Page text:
- Read together: Look for some time to read together and talk about the books you read. If you have extra time, read a longer chapter book or children's novel out loud to your child. You will enjoy being together and discovering a good story.
- Tell stories: Use some of your holiday time together to tell stories from your childhood. Ask relatives and friends to share their own stories too. Storytelling helps children become better readers. Family stories are also an important part of your child's heritage.
Take a look at these stories!
At the library
- Visit the library: Check your library's holiday hours and, if you have time, take your children to the library. Encourage your child to browse the children's section — it's the perfect opportunity to see what's on the shelves.
- Learn about new traditions/holidays: Look for children's books or Internet articles about holidays you celebrate, special traditions, or other winter celebrations. Your child may have friends at school who celebrate different holidays. You can probably find information about Christmas traditions around the world, Hanukkah, Kwanzaa, Las Posadas, Three Kings Day, and the Winter Solstice at the library.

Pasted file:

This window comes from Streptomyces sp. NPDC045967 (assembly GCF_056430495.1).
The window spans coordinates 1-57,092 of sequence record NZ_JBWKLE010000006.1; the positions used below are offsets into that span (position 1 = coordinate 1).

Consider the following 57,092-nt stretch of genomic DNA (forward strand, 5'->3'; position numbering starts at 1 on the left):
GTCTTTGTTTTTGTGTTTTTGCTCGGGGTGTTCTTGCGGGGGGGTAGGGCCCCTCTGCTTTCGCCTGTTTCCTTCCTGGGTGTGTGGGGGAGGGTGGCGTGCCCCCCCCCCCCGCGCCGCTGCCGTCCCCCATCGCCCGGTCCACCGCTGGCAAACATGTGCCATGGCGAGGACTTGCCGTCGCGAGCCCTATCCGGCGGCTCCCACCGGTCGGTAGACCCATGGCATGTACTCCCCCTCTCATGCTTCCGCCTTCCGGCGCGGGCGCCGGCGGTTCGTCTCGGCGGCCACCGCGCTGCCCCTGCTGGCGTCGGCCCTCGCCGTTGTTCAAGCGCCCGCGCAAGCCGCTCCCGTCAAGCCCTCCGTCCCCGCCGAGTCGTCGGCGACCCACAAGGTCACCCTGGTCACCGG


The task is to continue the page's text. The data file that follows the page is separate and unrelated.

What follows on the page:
The gift of reading
- Give books: Give your child a book for the holidays. It doesn't have be new — you can share one of your favorite books or look for a special old book from a used bookstore! If relatives are looking for gift ideas for your child, ask them to give a book this year.
- Look for other reading and writing gifts: Give your child some comic books, magazines, or special note cards for writing letters. This is a great time to find something connected to your child's interests, like sports, nature, or art.
- Make travel fun: If you are traveling during your vacation, look for maps and tourist books about your destination. These are a great way to prepare for the trip — and to pass time in the car or on the plane.
- Listen to audiobooks: If you will be in the car for long trips, rent an audiobook from the library. (You can also buy books from Audible.com or iTunes.) Ask your child to help choose a couple of books for the trip.
- Write letters and thank-you notes: Help your child write letters or e-mails to relatives and friends. Show your child how to write thank-you notes for holiday gifts.
- Make lists: Ask your child to help write shopping lists, activity ideas, or television and movie schedules. This is good writing practice — and a big help to the adults too!
Even if your time is limited, a few extra minutes or hours reading together can make an important difference to your child. Who knows? You may even create a new reading routine for the New Year!
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